The problem such as it is is all related to the CryptExportKey function. This standard CryptoAPI function typically allows a private key to be read belonging to the current user (well unless it is unexportable: see below). The problem is that under typical circumstances this can be done silently and without the users consent.
This means that any program run as the same user could in theory at least silently read and steal a users private keys. It could then send them to an appropriate place where the attacker could pick them up.
A compromised private key is much worse than for example a trashed hard disk.
The value of a private key cannot be overemphasized. It may well be the most valuable piece of information on a person's computer. With it an attacker can impersonate the victim. This could be a minor irritation in that they can read their private encrypted mail. If the key is used to sign documents or authentication then this can be more serious (some digital signature legislation renders the victim subject to unlimited liability). If the key is used for signing software then that user's name (or company's name) can be used to sign bogus software. The consequences of a CA private key being stolen would be catastrophic. In this case an attacker could issue their own certificates with totally false details, revoke existing certificates and similar chaos. All existing certificates would need to be revoked and reissued and any information signed with existing certificates would be suspect.
If this box does not appear then your private keys are vulnerable (they could be not exportable but this is still a problem).
I had thought at this point of supplying a program that printed out part of a private key when run to demonstrate the problem. However since I've already stressed the dangers and vulnerabilities I doubt anyone would want to run it.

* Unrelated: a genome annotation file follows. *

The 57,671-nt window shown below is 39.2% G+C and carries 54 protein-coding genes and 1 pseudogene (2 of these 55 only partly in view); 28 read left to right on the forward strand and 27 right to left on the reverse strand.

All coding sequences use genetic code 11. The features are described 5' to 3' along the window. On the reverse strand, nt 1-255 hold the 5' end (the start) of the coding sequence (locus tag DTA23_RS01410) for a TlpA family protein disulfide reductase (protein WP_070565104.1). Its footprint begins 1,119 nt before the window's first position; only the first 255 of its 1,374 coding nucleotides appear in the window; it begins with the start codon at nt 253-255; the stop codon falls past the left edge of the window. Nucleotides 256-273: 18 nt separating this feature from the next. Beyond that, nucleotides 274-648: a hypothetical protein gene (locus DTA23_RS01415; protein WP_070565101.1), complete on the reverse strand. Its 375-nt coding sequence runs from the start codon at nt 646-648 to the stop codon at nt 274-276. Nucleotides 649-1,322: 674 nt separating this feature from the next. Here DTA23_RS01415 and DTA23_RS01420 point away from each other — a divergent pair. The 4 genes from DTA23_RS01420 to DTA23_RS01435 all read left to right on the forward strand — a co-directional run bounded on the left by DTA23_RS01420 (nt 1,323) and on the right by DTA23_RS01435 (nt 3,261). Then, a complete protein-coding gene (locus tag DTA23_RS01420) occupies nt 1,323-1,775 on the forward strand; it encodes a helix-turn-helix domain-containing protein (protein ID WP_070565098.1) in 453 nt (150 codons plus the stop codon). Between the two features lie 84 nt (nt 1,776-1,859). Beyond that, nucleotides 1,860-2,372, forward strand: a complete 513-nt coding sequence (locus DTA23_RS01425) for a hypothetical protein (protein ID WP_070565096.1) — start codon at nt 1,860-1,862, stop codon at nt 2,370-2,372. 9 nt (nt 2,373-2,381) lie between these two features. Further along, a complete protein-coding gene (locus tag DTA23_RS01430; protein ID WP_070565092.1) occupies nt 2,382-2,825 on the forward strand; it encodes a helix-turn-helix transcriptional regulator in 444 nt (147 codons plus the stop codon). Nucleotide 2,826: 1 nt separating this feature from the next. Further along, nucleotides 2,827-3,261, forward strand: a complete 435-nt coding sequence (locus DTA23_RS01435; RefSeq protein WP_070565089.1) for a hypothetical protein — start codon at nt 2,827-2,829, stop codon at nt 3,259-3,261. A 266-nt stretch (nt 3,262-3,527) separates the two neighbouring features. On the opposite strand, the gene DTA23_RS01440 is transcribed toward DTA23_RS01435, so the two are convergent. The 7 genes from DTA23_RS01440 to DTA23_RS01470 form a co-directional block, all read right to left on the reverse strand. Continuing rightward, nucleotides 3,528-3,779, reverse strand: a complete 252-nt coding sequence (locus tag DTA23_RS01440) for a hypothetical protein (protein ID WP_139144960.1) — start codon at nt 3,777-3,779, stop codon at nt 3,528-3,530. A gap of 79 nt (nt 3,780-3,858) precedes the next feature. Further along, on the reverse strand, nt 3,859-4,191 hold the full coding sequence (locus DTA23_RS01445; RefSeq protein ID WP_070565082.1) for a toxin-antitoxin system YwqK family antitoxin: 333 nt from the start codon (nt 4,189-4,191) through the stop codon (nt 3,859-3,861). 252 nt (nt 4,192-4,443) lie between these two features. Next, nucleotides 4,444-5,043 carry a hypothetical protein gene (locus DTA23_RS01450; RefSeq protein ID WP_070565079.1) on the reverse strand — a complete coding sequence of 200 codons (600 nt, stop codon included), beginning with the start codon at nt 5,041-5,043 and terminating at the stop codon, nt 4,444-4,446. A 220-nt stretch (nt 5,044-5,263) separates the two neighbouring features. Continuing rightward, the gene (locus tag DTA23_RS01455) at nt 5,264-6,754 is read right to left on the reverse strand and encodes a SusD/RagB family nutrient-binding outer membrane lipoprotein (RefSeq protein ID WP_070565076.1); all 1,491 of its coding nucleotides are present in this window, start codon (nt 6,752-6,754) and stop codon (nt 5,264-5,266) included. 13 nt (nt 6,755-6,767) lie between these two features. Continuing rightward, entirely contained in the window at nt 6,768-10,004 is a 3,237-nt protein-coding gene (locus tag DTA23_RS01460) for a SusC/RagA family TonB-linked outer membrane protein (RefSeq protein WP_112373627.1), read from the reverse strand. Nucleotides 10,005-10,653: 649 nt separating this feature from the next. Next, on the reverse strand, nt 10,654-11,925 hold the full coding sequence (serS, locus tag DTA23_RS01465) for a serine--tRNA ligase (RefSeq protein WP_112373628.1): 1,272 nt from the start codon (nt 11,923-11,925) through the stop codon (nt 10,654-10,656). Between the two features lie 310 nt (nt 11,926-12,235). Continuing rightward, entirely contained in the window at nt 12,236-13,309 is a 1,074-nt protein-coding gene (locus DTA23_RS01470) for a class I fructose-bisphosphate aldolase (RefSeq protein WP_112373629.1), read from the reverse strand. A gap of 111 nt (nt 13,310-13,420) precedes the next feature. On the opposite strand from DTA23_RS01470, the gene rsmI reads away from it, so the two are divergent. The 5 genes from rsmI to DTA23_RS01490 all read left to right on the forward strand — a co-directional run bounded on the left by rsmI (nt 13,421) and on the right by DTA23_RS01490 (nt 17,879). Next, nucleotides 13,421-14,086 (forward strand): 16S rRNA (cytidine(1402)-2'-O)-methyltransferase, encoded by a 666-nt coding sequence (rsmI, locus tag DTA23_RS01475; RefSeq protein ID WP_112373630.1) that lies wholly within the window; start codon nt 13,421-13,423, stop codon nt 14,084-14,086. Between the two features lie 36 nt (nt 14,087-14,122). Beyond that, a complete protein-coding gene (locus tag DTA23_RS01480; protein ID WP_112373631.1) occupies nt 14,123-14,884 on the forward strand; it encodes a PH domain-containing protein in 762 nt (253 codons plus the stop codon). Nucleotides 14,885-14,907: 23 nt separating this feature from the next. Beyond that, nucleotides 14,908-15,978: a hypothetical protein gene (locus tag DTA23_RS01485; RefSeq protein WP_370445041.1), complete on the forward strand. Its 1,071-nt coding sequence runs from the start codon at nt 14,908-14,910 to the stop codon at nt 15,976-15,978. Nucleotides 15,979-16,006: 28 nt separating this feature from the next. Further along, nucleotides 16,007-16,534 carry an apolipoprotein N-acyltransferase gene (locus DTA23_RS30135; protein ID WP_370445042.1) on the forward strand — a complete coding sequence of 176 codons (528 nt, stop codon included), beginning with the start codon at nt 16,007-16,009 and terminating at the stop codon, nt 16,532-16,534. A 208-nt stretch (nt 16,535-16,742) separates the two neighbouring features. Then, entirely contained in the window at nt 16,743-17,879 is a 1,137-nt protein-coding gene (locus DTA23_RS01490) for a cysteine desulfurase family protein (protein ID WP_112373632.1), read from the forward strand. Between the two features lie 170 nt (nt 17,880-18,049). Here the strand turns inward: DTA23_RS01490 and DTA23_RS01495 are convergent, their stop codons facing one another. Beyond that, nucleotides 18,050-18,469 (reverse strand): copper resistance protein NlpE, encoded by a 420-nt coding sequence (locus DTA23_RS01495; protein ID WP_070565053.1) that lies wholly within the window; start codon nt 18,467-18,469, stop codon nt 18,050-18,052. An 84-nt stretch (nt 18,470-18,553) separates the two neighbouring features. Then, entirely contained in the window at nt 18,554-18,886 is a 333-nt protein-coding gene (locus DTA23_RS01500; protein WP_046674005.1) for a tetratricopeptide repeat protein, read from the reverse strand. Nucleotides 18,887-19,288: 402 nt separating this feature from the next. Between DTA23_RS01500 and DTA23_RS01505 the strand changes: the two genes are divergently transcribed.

To most people this is not acceptable. Nevertheless this is frequently quoted as a realistic option. This just like saying: the easiest way to avoid a security hole is to not run any software that exploits it.
When a private key is created (typically by a CA enrollment script) a flag can be set that allows a user to specify a security level for the private key container. There are three settings.
Unfortunately there are some drawbacks. Due to a bug in MSIE 4.0 when you export a private key it warns you sixteen times. This is a recognized problem but several months later it still has not been fixed (the latest version of Outlook 98 I've tested also suffers from this problem, except it asks you seventeen times). On the whole though, since exporting a key will not be done very often this is not too serious.
With MSIE 4 when you import a private key and certificate you are
not given the choice of security level: you are stuck with low
With MSIE 5 and later you can click the checkbox "enable strong
private key protection".
This means that the key cannot be backed up and the registry is corrupted (and you don't have a usable backup) the key is lost forever.
Also even though such a key cannot be exported it can still be used.
Therefore it is advisable to still set the protection flags.
With MSIE 4 there was no way to clear the exportable key flag. With
MSIE 5 the exportable flag is cleared by default but can be set using a
checkbox when a key is imported.
Much more sophisticated attacks are possible. If a PC needs to read the value of a private key in order to use it then any program could theoretically steal it at that point. This is potentially much harder to do and the attacker would need to have considerable knowledge about the (undocumented) internals of the CSPs in order to do this.
When either function is called with the CRYPT_USER_PROTECTED flag a dialog box appears asking the user to choose the security level. Without the flag low security is silently set.
The property GenKeyFlags needs to be set (typically with Icontrol.GenKeyFlags = 3) in the enrollment page.
CRYPT_EXPORTABLE has the value 1 and CRYPT_USER_PROTECTED has the value 2. It will thus be typically set to 3. The default value is (unfortunately) 1.
It will be obvious if the flag is set properly: as soon as the private key is created the dialog box will appear.